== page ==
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Density Atlas: Measuring Urban Density

Density lead feat

Image courtesy Tunney Lee.

Tunney Lee AIA—a professor in the department of Urban Studies and Planning at the Massachusetts Institute of Technology School of Architecture + Planning—along with students and alumni members, has developed the Density Atlas, an online resource that compares urban developments using a standard scale and measurement system. A planning and development tool, it allows planners, architects, developers, and students to understand the implications of population, building footprints, and urban design in residential densities across the world.

As a lead-up to its release in the fall of 2015, this mini-exhibition illustrates the context of the density debate, the implications for planning and design, the different measurements for urban density, and presents case studies from Boston and abroad. The online resource will showcase more than 100 examples of what density can look like, helping to inform decisions regarding our built environment.

Today 54 percent of the world’s population lives in urban areas, a proportion that is expected to increase to 60 percent by 2030.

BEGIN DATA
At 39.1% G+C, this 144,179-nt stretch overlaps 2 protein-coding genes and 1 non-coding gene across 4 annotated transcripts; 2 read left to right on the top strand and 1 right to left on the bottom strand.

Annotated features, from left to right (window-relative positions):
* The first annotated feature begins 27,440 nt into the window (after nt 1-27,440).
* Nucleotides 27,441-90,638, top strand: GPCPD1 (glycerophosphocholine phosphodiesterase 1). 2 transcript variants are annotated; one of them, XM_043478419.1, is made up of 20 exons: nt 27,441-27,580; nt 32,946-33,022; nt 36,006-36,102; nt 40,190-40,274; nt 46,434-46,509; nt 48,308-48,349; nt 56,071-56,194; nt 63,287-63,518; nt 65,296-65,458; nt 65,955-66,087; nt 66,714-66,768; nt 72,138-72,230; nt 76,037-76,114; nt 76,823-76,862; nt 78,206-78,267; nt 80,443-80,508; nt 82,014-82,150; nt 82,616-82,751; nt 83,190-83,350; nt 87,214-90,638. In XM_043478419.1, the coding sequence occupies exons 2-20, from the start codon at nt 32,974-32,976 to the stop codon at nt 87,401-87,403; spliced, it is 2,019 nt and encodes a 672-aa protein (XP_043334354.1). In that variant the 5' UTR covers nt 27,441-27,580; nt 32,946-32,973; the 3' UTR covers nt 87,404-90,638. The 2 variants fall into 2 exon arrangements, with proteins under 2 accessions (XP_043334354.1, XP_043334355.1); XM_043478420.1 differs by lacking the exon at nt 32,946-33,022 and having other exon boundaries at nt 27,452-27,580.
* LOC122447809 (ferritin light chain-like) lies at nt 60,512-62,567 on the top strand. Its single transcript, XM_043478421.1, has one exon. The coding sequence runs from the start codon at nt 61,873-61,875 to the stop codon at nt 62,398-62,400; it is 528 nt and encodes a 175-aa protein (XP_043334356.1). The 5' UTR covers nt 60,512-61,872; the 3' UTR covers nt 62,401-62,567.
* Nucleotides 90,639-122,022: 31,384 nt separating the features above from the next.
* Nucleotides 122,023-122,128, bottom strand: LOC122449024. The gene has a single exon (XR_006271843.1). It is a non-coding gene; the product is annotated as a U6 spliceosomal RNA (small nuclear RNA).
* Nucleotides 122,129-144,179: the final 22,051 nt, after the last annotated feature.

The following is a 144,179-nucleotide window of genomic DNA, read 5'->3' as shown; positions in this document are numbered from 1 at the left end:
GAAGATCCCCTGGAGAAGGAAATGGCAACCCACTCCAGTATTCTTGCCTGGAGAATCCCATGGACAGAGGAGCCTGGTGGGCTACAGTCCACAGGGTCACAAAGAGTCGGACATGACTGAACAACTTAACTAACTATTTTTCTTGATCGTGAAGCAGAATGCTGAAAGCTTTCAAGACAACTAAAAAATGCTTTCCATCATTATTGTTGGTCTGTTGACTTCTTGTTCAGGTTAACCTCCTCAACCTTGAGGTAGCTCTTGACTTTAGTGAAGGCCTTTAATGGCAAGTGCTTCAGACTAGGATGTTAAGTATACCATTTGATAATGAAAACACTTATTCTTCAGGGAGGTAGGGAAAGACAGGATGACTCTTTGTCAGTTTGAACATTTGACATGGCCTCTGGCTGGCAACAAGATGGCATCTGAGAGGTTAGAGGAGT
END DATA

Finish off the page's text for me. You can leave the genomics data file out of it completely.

In this context of exponential urban growth, American cities are experiencing a revival of their centers, and the country’s quintessential suburbs are morphing into potential walkable downtowns and lively neighborhoods. The ongoing discussion about the pros and cons of increasing urban density challenges conventional definitions and highlights the nuances of urban design and social elements that contribute to a neighborhood’s desirability. While residents and policymakers continue to debate this issue, planners and architects work to accommodate these changes.

Opening reception
This exhibition will open with a reception on Thursday, May 28 at 6:00 pm, where Professor Lee will offer a short introduction to the Density Atlas project and the development of the exhibit.